Bank of Ann Arbor acquires Plymouth bank as part of expansion plans

There are two types of banks in this world. The big conglomerates everyone sees on the news taking the blame for the current state of the economy and the local banks using these problems as opportunities for growth. Bank of Ann Arbor is in the latter category.

The downtown-based financial institution now employs 181 people, which is nearly double the 96 that were there when we checked in with the firm last fall. Last weekend, Bank of Ann Arbor also acquired the New Liberty Bank in Plymouth, adding another 16 people to its payroll, and expects to hire another 7-10 people over the remainder of the year for everything from commercial lending to investment management to IT.

"We're continuing to add people while other businesses are laying people off or not giving out raises or taking away 401Ks," says Tim Marshall, president and CEO of Bank of Ann Arbor.

The acquisition of the Plymouth-based New Liberty Bank grows the number of locations for Bank of Ann Arbor to seven. It had planned to build and open a Canton branch a few years ago, getting to the point of picking out land and evaluating costs. However, it put the brakes on those plans when the economy started to falter.

The opportunity for expansion into Wayne County presented itself again when New Liberty started to experience problems, prompting the Federal Deposit Insurance Corp to step in. The feds facilitated the acquisition of New Liberty Bank by Bank of Ann Arbor, opening up a whole new yet similar market for the 14-year-old bank.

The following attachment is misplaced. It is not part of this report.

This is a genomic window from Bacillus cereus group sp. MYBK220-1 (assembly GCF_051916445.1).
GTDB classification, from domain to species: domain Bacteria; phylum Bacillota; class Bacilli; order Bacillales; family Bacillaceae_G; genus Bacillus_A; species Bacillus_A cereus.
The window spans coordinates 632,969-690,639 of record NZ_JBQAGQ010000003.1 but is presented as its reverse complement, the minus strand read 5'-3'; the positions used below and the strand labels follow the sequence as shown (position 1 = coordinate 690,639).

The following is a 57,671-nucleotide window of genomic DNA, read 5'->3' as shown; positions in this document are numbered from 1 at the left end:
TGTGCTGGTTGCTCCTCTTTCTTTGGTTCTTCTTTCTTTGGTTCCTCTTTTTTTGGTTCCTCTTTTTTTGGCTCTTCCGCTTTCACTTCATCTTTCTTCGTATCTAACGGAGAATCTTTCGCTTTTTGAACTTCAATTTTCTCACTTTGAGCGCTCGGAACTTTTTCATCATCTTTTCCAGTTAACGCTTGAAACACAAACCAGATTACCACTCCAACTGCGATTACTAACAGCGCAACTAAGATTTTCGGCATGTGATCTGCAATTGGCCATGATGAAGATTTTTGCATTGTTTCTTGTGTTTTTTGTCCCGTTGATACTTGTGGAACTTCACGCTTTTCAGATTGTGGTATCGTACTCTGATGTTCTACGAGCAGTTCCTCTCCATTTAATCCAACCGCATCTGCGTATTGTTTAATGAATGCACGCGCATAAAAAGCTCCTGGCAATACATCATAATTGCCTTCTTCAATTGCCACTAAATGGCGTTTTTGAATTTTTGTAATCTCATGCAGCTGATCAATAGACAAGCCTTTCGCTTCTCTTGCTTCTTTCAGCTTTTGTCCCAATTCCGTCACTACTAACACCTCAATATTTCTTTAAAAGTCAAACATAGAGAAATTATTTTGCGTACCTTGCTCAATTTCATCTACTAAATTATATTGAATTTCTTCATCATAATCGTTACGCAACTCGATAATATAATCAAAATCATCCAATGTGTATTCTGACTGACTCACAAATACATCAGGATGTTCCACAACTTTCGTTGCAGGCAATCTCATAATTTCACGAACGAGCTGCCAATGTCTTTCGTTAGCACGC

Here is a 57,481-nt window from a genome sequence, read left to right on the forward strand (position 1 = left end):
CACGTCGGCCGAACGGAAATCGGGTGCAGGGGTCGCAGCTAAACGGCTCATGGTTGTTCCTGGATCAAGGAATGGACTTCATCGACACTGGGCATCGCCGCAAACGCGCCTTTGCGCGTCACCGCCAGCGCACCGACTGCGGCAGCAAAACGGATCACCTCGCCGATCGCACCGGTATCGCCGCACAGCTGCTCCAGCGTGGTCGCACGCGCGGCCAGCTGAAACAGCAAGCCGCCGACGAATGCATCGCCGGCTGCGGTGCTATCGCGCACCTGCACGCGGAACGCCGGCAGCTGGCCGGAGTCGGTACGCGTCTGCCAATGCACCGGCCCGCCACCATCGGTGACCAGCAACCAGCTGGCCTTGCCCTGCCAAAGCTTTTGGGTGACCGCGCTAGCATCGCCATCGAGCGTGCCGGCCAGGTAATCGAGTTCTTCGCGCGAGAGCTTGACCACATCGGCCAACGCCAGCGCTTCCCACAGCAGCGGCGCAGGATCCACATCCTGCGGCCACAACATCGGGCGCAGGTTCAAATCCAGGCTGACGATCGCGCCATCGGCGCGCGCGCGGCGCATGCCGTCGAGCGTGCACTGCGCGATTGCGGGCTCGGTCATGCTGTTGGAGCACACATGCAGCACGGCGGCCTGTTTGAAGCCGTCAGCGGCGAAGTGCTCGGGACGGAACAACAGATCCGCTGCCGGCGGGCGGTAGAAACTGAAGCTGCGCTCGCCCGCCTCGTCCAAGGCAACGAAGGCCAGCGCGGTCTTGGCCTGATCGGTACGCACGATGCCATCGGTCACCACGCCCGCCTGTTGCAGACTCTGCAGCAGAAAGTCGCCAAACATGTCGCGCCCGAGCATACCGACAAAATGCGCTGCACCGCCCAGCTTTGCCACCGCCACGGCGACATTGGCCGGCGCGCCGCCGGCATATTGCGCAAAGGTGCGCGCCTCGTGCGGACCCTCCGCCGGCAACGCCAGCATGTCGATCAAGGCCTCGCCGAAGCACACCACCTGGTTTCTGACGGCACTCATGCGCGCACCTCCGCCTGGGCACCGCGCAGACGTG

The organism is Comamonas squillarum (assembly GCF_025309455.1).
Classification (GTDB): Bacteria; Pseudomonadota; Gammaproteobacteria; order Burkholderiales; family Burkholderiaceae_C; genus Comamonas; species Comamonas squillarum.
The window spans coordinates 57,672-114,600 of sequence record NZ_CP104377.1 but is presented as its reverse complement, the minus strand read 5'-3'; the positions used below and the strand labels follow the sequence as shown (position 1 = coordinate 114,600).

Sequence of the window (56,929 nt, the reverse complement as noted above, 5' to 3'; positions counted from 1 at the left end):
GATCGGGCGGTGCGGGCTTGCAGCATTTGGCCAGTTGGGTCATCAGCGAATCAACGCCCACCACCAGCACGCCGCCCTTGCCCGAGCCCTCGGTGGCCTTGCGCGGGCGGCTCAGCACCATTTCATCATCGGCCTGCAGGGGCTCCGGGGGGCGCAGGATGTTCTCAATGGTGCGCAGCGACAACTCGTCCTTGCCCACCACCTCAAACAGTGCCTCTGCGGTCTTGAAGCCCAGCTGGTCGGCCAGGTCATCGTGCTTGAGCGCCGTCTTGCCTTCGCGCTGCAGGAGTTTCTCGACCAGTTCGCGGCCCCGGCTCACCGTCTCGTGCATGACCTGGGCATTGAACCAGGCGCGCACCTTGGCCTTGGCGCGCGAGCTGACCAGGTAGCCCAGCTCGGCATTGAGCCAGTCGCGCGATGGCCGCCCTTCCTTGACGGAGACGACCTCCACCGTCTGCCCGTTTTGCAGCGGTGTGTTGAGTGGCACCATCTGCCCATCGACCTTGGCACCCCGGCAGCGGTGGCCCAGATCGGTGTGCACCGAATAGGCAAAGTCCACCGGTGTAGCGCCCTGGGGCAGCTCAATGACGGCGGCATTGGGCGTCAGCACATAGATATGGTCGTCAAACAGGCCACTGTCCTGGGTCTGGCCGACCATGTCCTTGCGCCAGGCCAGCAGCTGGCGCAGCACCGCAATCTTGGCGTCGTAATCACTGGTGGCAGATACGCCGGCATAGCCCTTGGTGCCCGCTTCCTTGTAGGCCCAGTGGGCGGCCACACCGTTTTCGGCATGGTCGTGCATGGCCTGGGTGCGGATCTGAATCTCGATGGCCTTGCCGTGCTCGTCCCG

"We believe that community [Plymouth] and this community [Ann Arbor] will go hand in glove," Marshall says. "There are a lot of people who work at the University of Michigan and other local businesses that live in the Plymouth-Canton area."

He believes BoA2 will help facilitate those who want to bank locally, which they believe is a trend on the upswing after the financial meltdown. It's evidenced by Bank of Ann Arbor's $52 million in new deposits in 2009. It is also open to the possibility of acquiring other local banks in trouble if the opportunity presents itself.

"When we're contacted we would take the opportunity and evaluate it," Marshall says.

Source: Tim Marshall, president and CEO of Bank of Ann Arbor
Writer: Jon Zemke
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